Orthodontist can identify and treat developing orthodontic issues in children, preventing them from becoming more serious problems later on. This type of treatment is called Phase I (or early interventive) treatment.
Most orthodontists agree that children should be have their first orthodontic evaluation around the time they turn 7.
At this age, all the baby teeth have come in, and some have already been replaced by adult teeth. This makes it possible for the orthodontist to identify and treat any developing problems.
What kinds of problems?
There are a variety of problems that orthodontists can identify and circumvent early on. For example, the permanent teeth may be in the process of growing in crowded, impacted, or crooked.
Other problems include early or late loss of baby teeth, thumb sucking, tongue thrusting, improper jaw alignment, and cross bites, to name a few. All of these problems can become more serious as the child gets older, but can be treated early by an orthodontist, lessening their impact.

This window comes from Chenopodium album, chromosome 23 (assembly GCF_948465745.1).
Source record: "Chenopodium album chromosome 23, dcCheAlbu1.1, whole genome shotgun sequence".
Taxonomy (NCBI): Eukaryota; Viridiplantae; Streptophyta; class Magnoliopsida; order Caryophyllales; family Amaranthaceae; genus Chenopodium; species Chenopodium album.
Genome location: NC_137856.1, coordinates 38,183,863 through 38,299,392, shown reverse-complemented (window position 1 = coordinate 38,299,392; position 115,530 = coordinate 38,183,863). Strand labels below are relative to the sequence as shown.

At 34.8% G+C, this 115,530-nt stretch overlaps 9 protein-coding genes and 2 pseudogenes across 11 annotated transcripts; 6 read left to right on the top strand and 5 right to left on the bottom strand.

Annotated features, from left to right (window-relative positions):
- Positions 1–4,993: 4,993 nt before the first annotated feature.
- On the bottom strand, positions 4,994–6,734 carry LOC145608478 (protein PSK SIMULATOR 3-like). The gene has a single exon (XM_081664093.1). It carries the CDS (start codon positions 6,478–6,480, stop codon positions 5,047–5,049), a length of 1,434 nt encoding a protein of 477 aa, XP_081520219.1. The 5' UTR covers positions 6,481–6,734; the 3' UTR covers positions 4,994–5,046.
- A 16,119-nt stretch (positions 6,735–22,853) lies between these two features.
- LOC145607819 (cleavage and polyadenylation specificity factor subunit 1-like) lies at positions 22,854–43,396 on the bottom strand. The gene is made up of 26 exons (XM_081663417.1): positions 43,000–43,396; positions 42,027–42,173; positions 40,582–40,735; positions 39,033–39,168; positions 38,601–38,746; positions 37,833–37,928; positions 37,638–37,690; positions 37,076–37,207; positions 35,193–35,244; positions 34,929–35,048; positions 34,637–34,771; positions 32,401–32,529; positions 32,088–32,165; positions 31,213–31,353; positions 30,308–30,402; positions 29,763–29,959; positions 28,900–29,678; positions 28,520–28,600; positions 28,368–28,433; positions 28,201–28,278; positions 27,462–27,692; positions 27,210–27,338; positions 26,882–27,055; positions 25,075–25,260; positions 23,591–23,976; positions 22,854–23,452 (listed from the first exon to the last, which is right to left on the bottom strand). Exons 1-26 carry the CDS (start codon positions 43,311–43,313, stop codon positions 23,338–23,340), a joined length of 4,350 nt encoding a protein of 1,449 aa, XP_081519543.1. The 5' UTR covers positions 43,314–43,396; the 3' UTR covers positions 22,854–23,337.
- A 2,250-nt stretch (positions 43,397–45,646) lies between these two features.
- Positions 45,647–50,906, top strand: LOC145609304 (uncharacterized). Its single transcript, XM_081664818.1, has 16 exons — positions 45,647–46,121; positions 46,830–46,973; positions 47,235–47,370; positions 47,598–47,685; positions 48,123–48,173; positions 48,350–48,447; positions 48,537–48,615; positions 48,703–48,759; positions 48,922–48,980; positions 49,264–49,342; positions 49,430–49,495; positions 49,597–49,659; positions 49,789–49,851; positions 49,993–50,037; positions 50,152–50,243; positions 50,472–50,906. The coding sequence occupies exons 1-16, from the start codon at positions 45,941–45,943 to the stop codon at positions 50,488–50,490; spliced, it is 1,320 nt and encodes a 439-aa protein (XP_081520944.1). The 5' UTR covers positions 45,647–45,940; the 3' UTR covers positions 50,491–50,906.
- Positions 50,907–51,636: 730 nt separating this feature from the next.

What does Phase I Treatment Involve?
Depending on the type of orthodontic problem in question, the details of early interceptive treatment vary. However, it often includes things like palatal expanders, partial braces, temporary anchorage devices, or head gear.
Thumb sucking and tongue thrusting problems can be treated with various temporary or permanent habit-breaking appliances, as well as habit-breaking therapy.
Keep in mind that Phase I treatment is typically done in preparation for phase II treatment (full braces) later on, so your child may still need braces when his or her phase I treatment is complete.
However, it can limit the severity of a given problem, or some cases eliminate it completely. In turn, this means that later orthodontic treatment may not take as long, or and will have better results.